Monday, August 29, 2005

Photo: White roses

I love my cousin Cindy, and not just because she always seems to know when I need a dozen white roses.

I can hardly write without fresh flowers in my office, but the drought in our area has made for slim pickings in the garden this past month and the mums and Japanese anemones aren't quite ready for cutting yet. That made this bouquet of snow-white darlings doubly welcome when they arrived on Friday afternoon.

Click on the photo to make 'em grow.

On a more serious note, the blogosphere's buzzing with talk of Hurricane Katrina, and this morning Terry Teachout has put together a very helpful collection of blogs and other sites that are being updated regularly.

I've been praying, of course.


Anonymous said...

them are pretty roses, I like yellow the best myself,:-D

Anonymous said...

They are very pretty...and I love your cousin Cindy too! Enjoy them and have a happy day.


Robin Bayne said...

White roses are my fave!! Lovely : >

Anonymous said...

OHHHH, I love those roses!!!

I've been praying re: Katrina since last week, when she passed over OUR house and left us without power for 33 hours. My brother is still without juice, but my sisters are up and running. My palm trees look semi-undressed, and my writing "office" still smells damp and icky. The roof leak is now plugged. And I've been praying DOWN a storm for the folks in the Gulf Coastal regions since that baby headed their way. What a monster! Horrifying!

I'm about ready to move to the desert, I tell ya.

Paul said...

Do you think prayer affects hurricanes? Sunames? - I'm forgetting how to spell that word, but you know, the earthquake happens under the sea, the wave is unleashed...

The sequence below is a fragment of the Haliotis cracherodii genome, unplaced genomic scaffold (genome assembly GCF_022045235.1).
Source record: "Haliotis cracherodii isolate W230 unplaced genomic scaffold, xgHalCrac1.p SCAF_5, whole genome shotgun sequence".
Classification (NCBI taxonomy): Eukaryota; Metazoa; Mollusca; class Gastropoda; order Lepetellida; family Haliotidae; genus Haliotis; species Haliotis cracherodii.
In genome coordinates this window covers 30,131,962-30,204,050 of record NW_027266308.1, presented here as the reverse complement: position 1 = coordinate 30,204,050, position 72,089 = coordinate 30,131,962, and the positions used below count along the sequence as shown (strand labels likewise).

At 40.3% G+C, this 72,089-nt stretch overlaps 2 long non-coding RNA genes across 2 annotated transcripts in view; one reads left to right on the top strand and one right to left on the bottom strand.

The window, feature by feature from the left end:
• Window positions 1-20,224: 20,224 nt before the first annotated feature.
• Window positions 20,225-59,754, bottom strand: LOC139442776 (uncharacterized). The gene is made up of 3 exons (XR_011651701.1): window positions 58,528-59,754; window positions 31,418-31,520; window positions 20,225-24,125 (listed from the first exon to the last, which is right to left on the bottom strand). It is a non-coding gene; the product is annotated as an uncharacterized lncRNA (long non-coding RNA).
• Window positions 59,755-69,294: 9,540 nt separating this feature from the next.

I just have trouble with a lot of aspects of petitionary prayer - in distinction from contemplative prayer.

Brenda Coulter said...

Tsunamis. Yeah, it's tricky. ;-)

This blog is about writing, not religious discussions, but although I'm reluctant to get into lengthy conversations about doctrine, I'm really moved to answer your comment.

I believe that my asking God to turn or weaken a storm is very similar to a child asking his mother if he might have ice cream for dessert. The mother may already have other plans. Or perhaps the child shouldn't have ice cream for some reason. But sometimes, Mother will say yes. The important thing is that the child understands Mother is in control.

That's how I see prayer. What I ask for isn't nearly as important as the fact that I'm asking. Asking means admitting that I'm scared or that I need something or want something, and it means acknowledging my total dependence on God.

He's in control. Things are going to happen his way and in his time. But I also know that he loves me and that it delights him to answer my prayers.

So did he power down this storm because his children begged him to do it? I don't know, Paul, and neither do you. But I believe it was worth asking. After all, didn't Jesus tell us we don't have because we don't ask?